Right! And if a translator takes the time and trouble to learn one DTP program for the sake of one job, chances are that the next one will require a different one. And they are quite different from each other, it's definitely NOT just like driving a different car from your own.

Samuel Murray wrote:
To split hairs for a moment, though, any program whose output can be exported to PDF (or EPS) can be regarded as a DTP program.


I beg to differ. Any program whose output can be printed to a PostScript printer can have its files exported to PDF. But it takes some skills and software (which are worth the time and effort for a translator to learn) to extract "workable material" - viz. text & graphics - from a PDF file, a convenient way for a client to send originals, if nothing else is available, or if the original pub was made with an unknown/obsolete DTP or WP program.

Samuel Murray wrote:
In WP, the translator is responsible for keeping formatting intact (bold/underline/italics, font face, font size, etc) but in DTP, the translator is often responsible only for the text (the DTP guy will take care of the formatting). This can be tricky if the DTP guy doesn't speak the language in which he is doing DTP work, which puts a lot of responsibility on the translator to write clearly, separate paragraphs and sections clearly, and give sufficient indication to the DTP guy about what goes where.


There is one more issue. As an EN-PT translator, I can tell you that from EN to PT, the text "swells" up to 20%. Your language-pair-mileage may vary. If the pub is tightly laid-out, it is often necessary to do several things with text: justify, hyphenate (more acceptable in PT than in EN), micro-reduce the distance between lines and/or letters, or even the letter width, etc. The last resort ever should be to reduce font size. But this is too much to ask a translator to do, especially if it's not charged extra.

Samuel Murray wrote:
So, if you are going to translate for DTP, ask the client to provide you with the text in electronic format. It may be best to create a two-column table with source text paragraphs on the left and their translations on the right, so that the DTP artist knows what text is a translation of what other text. Also ask for an image file or PDF file of the end-result in the source language so that you can print it out and see the visual context of the text.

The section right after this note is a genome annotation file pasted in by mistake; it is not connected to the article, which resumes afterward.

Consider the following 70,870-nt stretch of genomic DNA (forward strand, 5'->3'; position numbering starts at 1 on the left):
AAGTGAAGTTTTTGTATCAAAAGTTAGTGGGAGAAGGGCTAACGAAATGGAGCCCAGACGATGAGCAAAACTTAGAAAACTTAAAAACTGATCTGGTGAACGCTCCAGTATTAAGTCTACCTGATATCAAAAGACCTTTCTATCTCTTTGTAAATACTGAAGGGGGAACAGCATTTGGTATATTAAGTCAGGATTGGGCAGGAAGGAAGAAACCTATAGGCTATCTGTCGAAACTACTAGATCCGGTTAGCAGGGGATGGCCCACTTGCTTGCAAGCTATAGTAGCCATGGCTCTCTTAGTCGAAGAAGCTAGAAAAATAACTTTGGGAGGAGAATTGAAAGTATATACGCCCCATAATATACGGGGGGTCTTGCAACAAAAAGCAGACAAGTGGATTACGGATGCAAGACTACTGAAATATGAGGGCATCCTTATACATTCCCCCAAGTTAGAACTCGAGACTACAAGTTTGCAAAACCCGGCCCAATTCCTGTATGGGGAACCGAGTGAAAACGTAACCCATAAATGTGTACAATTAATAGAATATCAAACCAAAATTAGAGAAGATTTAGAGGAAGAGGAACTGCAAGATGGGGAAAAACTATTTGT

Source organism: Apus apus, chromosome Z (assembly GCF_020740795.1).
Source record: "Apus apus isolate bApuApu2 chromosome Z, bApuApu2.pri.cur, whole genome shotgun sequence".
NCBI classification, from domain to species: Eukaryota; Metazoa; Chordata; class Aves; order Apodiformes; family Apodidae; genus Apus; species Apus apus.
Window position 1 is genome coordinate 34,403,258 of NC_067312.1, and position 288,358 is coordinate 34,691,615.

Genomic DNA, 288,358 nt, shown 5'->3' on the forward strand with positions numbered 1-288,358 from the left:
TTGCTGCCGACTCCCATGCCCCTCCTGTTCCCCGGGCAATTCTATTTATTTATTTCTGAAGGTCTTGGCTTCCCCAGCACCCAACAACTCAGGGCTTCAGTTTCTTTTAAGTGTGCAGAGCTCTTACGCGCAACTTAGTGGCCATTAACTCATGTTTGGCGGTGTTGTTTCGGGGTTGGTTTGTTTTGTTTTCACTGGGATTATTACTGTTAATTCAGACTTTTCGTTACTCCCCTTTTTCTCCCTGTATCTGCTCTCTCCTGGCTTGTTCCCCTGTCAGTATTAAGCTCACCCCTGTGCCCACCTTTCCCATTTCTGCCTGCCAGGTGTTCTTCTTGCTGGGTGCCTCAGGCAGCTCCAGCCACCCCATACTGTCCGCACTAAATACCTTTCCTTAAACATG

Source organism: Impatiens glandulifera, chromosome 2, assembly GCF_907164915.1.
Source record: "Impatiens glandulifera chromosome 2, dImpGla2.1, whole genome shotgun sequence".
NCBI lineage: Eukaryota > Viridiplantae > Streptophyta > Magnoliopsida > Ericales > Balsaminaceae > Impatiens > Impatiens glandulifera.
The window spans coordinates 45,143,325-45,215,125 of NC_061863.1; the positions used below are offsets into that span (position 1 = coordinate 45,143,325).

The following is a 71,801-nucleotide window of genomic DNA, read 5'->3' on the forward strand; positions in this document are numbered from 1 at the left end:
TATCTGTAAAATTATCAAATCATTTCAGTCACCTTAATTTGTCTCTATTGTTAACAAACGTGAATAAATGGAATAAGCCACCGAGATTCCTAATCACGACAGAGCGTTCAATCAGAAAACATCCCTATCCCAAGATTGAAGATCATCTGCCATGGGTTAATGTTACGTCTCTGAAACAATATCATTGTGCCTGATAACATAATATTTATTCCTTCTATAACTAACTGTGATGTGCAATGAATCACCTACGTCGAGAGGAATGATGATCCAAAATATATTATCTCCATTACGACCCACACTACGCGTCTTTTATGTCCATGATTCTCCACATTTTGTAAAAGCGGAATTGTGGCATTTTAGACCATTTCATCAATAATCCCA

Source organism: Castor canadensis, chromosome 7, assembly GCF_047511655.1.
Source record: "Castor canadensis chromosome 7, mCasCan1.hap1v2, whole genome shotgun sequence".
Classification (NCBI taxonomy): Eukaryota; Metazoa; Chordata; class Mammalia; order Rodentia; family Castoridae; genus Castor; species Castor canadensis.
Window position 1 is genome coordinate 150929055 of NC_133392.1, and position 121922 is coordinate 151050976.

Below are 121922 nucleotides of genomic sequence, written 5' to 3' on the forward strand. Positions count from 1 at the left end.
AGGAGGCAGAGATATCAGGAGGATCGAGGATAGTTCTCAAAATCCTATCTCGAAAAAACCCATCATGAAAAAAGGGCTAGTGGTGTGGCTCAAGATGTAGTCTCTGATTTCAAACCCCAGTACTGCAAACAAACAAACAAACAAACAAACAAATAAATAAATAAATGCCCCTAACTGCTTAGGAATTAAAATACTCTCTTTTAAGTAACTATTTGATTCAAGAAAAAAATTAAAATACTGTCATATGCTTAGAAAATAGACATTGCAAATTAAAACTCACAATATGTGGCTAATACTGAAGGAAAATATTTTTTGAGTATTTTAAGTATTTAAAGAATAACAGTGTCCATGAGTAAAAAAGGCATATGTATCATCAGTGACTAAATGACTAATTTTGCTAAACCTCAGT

Quite frankly, this is messy. There is often ONE word in a paragraph in bold, italic, underline, whatever, and the DTPer must discover which one it is. Pasting formatted text from a MSWord DOC or RTF file often wreaks havoc in PageMaker, and unformatting and reformatting might be troublesome, as well as it might remove that specific word's specs.

Samuel Murray wrote:
If the DTP artist and you are going to be in the same room all the time, then perhaps you can attempt various quick methods for putting the translation back into the DTP file, but that'll only speed up the DTP artist's job (not yours).


In the same room? This is some kind of a dream situation, even though there is a translator and one DTPer inside my head.
But if this is possible, the ideal transfer format for DTP is plain text! When I get a translators's frustrated attempt to DTP in MS Word, I put it through Windows Notepad for Cut&Paste operations. Text formatting in PageMaker is much faster and easier to do than in Word.

Finally, a thought on workflow. Imagine this: I get a publication in QuarkXPress or FrameMaker (which I don't have, and never used). All the client wants is a PDF, translated, laid out exactly as the original. The best way for me is to extract all the elements (text & graphics), and get a PDF of the original pub. Then I get the text translated, either by myself or someone else. To assemble it, I put each page of the original PDF as a background on each corresponding page, in PageMaker. It's just a matter of completely reassembling the translated pub on this background, then deleting it (the background), and distilling the final PDF. I use PageMaker, but I guess this can be done with any other DTP program..

[Edited at 2006-07-29 13:03]